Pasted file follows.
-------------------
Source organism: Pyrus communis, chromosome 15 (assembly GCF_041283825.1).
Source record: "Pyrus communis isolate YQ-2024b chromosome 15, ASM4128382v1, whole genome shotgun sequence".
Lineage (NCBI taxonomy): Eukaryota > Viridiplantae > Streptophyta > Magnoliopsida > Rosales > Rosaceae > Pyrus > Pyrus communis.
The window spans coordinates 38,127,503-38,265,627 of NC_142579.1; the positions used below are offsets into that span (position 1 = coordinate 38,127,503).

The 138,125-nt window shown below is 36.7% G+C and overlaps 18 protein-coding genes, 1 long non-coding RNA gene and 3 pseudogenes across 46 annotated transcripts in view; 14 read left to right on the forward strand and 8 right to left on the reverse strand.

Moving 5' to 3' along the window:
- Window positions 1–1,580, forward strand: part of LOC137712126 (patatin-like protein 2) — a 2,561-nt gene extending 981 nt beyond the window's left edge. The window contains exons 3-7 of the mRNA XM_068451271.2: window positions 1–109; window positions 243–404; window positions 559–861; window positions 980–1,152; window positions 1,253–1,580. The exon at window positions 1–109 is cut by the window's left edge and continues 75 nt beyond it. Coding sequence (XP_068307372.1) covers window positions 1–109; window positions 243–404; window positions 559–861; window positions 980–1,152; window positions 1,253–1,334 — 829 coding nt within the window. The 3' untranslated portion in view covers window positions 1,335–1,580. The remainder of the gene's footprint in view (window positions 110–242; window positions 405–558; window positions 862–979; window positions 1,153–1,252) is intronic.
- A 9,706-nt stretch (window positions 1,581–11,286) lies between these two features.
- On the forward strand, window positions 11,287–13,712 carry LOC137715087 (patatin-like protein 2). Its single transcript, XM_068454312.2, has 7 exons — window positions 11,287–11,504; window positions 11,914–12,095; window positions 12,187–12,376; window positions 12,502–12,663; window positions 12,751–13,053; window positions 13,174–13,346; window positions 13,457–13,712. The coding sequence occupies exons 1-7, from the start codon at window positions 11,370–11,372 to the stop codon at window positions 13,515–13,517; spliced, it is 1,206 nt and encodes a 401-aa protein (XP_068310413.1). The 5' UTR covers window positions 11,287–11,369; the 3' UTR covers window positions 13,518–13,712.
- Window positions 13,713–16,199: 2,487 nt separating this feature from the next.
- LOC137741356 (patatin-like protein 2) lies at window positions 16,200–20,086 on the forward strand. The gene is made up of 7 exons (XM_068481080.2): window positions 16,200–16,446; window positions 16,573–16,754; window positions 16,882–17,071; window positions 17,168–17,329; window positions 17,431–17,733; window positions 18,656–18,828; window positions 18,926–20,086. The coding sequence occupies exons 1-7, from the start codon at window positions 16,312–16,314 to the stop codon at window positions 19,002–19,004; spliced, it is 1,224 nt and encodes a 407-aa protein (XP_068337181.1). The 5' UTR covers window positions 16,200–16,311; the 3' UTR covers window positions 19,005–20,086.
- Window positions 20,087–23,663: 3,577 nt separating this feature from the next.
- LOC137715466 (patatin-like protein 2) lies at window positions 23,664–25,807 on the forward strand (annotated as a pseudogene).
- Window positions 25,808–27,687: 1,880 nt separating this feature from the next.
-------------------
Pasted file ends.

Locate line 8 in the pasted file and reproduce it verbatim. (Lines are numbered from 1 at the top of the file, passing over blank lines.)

- A 9,706-nt stretch (window positions 1,581–11,286) lies between these two features.